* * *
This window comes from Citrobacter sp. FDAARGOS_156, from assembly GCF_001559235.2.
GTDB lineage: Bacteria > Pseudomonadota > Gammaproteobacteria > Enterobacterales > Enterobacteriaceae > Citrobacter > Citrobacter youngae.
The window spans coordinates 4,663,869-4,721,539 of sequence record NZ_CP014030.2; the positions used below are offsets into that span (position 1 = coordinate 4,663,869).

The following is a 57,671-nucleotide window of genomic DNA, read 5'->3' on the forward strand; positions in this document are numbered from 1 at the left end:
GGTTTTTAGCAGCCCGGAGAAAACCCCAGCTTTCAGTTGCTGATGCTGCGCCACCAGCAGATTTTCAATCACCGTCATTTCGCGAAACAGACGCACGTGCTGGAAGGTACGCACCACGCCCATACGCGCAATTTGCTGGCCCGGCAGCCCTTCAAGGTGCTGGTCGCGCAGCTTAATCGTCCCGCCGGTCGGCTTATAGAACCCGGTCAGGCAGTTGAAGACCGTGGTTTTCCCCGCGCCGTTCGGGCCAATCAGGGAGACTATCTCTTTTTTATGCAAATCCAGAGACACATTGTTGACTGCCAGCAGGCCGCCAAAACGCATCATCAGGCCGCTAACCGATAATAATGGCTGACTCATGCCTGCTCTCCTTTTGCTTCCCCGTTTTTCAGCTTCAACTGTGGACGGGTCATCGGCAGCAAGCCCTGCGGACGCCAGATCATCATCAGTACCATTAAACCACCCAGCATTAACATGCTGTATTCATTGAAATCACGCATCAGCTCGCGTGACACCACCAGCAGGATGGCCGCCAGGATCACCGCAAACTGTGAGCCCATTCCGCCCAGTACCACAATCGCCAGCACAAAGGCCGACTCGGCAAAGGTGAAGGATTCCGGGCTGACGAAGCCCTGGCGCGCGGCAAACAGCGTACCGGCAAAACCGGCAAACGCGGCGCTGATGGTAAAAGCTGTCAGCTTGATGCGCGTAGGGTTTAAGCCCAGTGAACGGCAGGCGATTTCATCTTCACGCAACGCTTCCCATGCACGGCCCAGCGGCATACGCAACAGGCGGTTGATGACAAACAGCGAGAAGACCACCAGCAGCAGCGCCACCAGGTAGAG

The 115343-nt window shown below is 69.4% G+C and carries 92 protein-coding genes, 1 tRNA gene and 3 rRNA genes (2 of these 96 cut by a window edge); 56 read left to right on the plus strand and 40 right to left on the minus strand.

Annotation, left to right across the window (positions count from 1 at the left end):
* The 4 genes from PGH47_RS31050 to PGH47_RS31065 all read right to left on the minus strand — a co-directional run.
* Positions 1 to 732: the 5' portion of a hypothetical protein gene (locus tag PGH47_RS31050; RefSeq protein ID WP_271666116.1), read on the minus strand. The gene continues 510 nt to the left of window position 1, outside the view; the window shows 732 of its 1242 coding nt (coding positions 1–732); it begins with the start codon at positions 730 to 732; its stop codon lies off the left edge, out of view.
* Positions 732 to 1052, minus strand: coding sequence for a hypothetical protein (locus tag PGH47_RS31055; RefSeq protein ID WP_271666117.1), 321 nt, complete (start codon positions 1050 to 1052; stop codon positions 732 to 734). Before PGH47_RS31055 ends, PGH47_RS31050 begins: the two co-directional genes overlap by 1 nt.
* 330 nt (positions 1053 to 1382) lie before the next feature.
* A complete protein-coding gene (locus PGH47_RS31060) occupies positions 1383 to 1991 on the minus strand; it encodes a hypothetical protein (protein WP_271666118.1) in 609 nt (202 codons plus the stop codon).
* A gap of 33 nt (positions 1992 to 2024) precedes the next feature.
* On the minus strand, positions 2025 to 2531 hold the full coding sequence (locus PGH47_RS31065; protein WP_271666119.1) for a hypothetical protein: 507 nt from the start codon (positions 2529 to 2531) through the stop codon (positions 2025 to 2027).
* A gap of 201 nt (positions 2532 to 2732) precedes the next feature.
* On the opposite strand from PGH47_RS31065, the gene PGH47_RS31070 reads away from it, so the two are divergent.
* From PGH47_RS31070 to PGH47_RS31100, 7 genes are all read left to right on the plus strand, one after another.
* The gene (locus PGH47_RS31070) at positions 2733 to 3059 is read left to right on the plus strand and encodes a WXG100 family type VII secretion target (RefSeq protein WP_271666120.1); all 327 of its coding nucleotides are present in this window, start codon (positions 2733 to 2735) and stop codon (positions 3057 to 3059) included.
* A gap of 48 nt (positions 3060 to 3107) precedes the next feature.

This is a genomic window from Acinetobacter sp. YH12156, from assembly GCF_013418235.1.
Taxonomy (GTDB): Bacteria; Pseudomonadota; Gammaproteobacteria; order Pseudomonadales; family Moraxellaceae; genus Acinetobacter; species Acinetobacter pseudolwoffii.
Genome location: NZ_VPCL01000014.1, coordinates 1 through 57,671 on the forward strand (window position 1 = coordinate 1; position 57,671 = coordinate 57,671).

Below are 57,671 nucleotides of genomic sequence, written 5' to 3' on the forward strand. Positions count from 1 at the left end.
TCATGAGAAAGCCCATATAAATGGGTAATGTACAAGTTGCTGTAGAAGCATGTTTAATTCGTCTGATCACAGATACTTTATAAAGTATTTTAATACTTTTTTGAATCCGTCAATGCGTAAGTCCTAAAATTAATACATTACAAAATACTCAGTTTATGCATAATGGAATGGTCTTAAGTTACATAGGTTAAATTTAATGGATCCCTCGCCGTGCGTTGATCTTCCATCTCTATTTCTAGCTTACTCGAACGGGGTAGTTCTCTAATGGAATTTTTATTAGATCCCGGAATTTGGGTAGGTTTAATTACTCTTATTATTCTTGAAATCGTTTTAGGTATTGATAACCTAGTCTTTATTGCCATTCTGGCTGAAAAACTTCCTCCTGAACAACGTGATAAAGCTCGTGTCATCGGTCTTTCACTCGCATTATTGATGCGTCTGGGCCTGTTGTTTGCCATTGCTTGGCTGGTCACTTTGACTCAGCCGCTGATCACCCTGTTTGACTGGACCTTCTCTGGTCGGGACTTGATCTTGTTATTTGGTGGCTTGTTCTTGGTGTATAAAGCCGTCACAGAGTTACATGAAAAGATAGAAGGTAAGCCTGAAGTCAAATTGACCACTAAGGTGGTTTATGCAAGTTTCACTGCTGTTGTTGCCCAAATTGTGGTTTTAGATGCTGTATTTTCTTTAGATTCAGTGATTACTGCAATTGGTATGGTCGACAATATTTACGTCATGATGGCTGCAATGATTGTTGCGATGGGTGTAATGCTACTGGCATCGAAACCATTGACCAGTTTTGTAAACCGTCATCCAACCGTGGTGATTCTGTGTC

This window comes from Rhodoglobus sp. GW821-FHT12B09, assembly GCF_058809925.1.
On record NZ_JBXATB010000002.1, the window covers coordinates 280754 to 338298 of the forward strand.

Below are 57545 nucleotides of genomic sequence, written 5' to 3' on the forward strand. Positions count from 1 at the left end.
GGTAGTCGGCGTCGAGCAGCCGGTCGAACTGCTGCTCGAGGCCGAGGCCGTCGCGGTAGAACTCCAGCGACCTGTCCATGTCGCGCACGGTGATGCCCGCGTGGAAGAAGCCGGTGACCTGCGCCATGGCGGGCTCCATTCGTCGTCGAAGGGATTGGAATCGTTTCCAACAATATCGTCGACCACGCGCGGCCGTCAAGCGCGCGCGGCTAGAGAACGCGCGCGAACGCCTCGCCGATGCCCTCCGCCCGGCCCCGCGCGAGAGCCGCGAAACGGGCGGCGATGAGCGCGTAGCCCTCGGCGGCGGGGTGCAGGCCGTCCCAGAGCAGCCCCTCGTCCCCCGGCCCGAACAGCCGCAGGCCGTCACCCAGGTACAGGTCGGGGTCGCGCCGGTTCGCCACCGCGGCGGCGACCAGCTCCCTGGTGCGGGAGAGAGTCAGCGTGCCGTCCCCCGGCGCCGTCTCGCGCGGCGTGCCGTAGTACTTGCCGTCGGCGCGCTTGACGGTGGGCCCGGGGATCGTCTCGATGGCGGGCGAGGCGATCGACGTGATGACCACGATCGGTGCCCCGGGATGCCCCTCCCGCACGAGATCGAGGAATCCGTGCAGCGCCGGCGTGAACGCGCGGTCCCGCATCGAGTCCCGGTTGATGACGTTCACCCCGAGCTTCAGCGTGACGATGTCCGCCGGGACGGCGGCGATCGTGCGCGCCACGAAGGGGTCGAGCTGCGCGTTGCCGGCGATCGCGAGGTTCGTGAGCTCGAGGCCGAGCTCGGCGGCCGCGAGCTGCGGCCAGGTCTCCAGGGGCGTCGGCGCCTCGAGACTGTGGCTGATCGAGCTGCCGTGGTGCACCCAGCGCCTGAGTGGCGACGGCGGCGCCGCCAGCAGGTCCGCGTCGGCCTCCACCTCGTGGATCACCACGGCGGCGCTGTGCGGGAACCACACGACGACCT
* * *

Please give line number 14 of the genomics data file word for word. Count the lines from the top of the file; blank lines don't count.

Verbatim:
* On the minus strand, positions 2025 to 2531 hold the full coding sequence (locus PGH47_RS31065; protein WP_271666119.1) for a hypothetical protein: 507 nt from the start codon (positions 2529 to 2531) through the stop codon (positions 2025 to 2027).